Film Review: The Clean Bin Project

By Kirsten E. Silven - 24 May 2011 11:34:0 GMT
Film Review: The Clean Bin Project

A review of the film, ''The Clean Bin Project,'' which will be shown at this year's Projecting Change festival on May 27, 2011.

Do you think it is possible to produce zero waste in an entire year? The filmmakers of The Clean Bin Project attempt to do just exactly that, and have made a friendly competition out of the task. Jen and Grant swear off consumerism in an effort to be waste free. Failing the zero waste target, they will at least drastically reduce their waste and compete with each other to produce the least amount of garbage in an entire year.

During the course of the film we get to examine the overwhelming problem of garbage in North America. With interviews of marine pollution expert Captain Charles Moore (who has been featured on David Letterman) and artist Chris Jordan, we are shown the sobering problem of waste.

There is a section of the ocean in the Gulf of Mexico where the amount of plastic pieces of garbage out-numbers the local plant life by six to one. This floating island of garbage is twice the size of Texas.

While getting discouraged about how little one person can do to eliminate the waste that is seen all around us, Jen and Grant discover that it is possible to make a change. The key is to just begin.  As they say, do one thing, then do another thing. And don't stop. The filmmakers make the analogy of waste is like smoking inside. In most North American cities today it is very rare to see someone smoking inside. It is hoped that this change in people's attitudes will be applicable to waste, and in so doing littering and excess garbage will become a thing of the past.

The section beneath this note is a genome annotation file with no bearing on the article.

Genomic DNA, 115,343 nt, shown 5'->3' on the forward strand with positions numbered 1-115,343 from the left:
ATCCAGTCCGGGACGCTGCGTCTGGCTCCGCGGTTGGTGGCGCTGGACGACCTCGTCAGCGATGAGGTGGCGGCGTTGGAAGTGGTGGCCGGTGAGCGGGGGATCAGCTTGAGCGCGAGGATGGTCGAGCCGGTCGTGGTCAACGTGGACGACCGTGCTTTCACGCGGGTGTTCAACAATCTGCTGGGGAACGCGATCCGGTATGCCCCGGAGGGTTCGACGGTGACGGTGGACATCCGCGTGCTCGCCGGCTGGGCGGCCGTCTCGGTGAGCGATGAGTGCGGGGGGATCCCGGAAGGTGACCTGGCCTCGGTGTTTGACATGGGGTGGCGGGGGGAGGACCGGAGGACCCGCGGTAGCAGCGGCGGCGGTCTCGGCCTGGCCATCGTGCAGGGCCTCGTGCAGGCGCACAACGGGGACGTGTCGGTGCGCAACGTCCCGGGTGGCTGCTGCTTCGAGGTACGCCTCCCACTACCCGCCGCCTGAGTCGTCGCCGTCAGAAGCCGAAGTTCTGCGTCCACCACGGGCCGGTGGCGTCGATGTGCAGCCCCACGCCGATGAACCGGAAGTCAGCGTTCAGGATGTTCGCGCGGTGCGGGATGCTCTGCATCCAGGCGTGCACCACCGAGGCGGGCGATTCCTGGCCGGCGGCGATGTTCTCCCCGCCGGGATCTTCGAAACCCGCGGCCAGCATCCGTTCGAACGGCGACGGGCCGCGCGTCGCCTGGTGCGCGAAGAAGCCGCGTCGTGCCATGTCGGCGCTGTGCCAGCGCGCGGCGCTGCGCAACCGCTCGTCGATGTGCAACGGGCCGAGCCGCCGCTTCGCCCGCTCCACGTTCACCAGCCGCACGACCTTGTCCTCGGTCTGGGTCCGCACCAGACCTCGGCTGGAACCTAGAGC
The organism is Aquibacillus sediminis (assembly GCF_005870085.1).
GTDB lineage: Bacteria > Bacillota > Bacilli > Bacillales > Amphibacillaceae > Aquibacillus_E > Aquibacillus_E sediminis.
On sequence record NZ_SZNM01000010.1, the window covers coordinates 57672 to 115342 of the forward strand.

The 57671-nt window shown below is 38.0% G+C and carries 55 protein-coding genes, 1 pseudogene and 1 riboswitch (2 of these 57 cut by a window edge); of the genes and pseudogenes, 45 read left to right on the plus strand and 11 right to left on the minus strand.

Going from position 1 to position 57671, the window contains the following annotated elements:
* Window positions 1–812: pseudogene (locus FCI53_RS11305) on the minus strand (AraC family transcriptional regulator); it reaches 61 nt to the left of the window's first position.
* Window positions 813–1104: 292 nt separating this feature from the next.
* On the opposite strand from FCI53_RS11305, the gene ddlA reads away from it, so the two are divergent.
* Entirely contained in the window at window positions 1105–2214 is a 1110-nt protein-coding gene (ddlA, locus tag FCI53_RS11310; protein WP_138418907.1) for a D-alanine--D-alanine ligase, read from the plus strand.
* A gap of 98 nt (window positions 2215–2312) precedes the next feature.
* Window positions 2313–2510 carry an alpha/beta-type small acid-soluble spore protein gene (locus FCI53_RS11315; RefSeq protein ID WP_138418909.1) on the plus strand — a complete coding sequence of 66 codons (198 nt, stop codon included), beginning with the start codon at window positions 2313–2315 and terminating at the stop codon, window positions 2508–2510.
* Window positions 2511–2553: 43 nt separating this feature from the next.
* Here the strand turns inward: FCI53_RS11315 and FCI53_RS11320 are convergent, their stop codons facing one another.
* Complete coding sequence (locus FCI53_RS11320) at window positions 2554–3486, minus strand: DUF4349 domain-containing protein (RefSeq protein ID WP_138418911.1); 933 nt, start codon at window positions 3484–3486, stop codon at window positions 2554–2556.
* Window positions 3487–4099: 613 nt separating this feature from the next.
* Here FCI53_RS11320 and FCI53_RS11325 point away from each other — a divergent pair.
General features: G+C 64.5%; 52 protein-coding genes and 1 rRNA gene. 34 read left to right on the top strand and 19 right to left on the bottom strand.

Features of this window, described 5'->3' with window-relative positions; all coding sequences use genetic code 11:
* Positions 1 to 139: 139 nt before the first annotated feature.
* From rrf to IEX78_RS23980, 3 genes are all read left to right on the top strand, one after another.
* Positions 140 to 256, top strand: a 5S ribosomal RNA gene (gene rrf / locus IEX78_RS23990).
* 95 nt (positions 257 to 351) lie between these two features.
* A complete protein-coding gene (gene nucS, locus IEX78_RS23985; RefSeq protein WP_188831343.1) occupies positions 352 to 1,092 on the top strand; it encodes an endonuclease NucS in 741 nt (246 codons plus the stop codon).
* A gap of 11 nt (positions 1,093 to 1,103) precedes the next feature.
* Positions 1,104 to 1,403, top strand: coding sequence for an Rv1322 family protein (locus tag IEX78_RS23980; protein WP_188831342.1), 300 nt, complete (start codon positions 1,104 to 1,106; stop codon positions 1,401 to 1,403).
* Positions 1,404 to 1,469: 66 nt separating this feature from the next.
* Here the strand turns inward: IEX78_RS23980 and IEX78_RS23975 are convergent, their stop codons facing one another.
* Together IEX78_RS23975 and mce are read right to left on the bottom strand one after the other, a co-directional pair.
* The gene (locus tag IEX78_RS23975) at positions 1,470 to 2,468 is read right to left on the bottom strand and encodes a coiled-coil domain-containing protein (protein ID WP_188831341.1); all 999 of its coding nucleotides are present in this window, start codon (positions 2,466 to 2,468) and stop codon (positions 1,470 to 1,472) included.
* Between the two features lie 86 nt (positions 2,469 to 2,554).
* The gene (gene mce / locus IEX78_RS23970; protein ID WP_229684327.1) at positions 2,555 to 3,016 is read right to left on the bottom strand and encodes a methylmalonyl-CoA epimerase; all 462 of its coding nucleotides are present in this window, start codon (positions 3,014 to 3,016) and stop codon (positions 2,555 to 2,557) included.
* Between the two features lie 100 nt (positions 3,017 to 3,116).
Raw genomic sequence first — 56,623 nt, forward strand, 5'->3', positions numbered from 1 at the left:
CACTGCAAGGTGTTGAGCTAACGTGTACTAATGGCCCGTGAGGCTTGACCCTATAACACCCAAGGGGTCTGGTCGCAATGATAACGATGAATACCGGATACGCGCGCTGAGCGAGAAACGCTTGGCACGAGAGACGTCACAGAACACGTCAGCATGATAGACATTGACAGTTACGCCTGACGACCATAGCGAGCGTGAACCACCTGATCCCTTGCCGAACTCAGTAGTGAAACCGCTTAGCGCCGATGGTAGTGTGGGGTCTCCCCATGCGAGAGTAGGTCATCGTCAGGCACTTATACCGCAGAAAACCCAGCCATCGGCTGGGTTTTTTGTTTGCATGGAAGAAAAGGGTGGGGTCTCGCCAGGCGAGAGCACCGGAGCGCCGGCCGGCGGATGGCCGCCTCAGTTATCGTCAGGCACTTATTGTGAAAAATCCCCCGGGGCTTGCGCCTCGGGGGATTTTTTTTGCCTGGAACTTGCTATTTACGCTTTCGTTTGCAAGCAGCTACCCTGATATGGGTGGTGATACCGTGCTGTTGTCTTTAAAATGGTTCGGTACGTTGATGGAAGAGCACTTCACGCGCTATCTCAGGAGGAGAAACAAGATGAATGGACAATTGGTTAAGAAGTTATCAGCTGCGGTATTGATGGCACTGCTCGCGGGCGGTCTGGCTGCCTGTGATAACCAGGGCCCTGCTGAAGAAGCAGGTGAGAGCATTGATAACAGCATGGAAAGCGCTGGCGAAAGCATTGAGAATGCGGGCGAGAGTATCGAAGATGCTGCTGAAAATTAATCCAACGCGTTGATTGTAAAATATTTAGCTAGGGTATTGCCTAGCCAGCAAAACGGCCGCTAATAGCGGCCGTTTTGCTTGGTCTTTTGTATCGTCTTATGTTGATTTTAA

The Clean Bin Project shines a light on the dirty under belly of garbage. How to reduce our production of this all consuming waste will become one of the critical questions of our age. This film presents the topic with a sense of optimism, humor and hopefully inspiration that individuals can effect change in our society.

Details of the film on the Project Change site.

Trailer: The Clean Bin Project.